Aug 26, 2023, Naresh Ramesh

Building a better code search experience

A key part of every developer's workflow is to search code. Code search today surfaces in the form of file-level/global lookup, or by ⌘/Ctrl clicking our way within an IDE. We search code to:

  • Find code that can be extended or re-used for the feature we're building.
  • Identifying the root cause for issues by narrowing down through code symbols found in the stack trace or error logs.
  • Build a deep understanding of how things work by navigating, especially when new to the codebase.
  • Find all occurences and replace them through an exact match, regex patterns or more powerful tools like ripgrep.
  • Identify the impact of changes during code reviews.

And perhaps a few more.

Diving deeper

If we take a step back and dissect these use-cases, the recurring theme is that search is a step in the process of solving a problem in a very specific context. But often, the specific context is a lot clearer than the exact search queries that need to be made.

Find code that can be extended or re-used for the feature we're building.

As a developer, I know the functionality of the code that I'm seeking to extend or write. But quite often (especially in large or unfamiliar codebases), I do not know the exact name or location of existing code that I need to look up. This leads towards a deep rabbit hole of guessing and searching through the codebase that is occasionally rewarding, but frustrating when it takes the whole day.

Identifying the root cause for issues by narrowing down through code symbols found in the stack trace or error logs.

Stack traces and logs are designed to help us find code while debugging. But not all issues have a stack trace or log that pin points the issue. When data looks inconsistent in a database or an unrelated code change caused an issue, I can describe the issue but there is no stack trace and requires deep reasoning with the codebase to find the root cause.

Build a deep understanding of how things work by navigating, especially when new to the codebase.

The problem with being dropped in a large codebase (which is anecdotally evident for me right now, as I now navigate my way around the VSCode codebase daily) is that it's hard to find the right place to start. And this problem repeats itself for every task unless I know every file in the codebase, which is unlikely in large projects and teams.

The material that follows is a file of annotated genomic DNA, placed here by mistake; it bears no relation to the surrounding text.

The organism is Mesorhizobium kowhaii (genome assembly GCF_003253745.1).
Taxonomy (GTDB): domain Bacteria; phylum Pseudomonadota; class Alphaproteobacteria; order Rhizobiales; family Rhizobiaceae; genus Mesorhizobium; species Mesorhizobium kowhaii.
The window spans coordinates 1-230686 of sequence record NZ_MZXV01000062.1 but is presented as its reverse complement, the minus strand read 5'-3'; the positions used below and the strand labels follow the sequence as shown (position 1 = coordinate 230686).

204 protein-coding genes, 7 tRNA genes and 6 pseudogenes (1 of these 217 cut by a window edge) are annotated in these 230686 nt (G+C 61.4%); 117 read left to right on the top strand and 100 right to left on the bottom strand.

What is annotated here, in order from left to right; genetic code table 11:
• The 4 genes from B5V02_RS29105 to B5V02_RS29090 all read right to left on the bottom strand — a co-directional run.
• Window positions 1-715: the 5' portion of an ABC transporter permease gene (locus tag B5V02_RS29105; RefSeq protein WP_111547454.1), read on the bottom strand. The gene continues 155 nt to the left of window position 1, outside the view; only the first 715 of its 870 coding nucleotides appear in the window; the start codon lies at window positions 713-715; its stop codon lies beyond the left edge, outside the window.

Find all occurences and replace them through an exact match, regex patterns or more powerful tools like ripgrep.

Today's system actually works pretty well for well-defined changes that can be structurally modelled as a search query. But if I were to say, "find every part of the codebase that renders a file list and add a small icon to the left", it's a lot harder and requires a developer finding every occurence and manually making the right kind of changes.

Identify the impact of changes during code reviews.

Impact analysis is a key part of code reviews that requires not just a single hop from a diff to answer how the rest of the system changes as a result. It's a traversal, across multiple paths and reasoning with each of them. And traversal is a lot harder to model as a search query in the way it's done today.

Hopefully by now, I have convinced you that the current state of search, while powerful, doesn't do enough for me as a developer. So, as developers, how can we make this better? This is one of the main questions we've been plugging through at CodeStory this week.

We started by trying to break down the problem into a few facets.

Solution space

I know the exact code symbols I'm looking for

Great! Lexical search (as it exists in IDEs today) is the answer. In conjunction with the modifiers offered by the IDE, like match case, match word, regex pattern and filters like glob patterns to include and glob patterns to exclude, this gets you straight to the code symbol. Pairing this with tools for replacing code using the matching patterns, this solves the simplest use-cases that we have.

I'm looking for something specific, but don't know where